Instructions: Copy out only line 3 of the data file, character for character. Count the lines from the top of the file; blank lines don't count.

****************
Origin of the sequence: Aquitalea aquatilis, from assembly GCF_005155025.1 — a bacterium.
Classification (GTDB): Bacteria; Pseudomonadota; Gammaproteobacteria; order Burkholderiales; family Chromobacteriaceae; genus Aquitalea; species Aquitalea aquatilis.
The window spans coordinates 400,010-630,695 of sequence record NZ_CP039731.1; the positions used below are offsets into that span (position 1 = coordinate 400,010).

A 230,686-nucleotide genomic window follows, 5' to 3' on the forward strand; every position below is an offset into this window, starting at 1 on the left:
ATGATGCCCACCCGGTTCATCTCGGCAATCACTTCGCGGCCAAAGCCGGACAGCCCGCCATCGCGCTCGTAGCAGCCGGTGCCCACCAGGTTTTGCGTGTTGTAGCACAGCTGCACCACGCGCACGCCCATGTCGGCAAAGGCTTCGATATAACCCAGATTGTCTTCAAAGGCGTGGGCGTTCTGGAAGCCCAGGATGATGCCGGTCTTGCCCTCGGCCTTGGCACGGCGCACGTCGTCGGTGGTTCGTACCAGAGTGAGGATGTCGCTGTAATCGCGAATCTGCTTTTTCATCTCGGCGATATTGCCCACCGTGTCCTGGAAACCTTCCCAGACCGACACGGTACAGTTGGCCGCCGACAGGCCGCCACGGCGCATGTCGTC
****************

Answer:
The window spans coordinates 400,010-630,695 of sequence record NZ_CP039731.1; the positions used below are offsets into that span (position 1 = coordinate 400,010).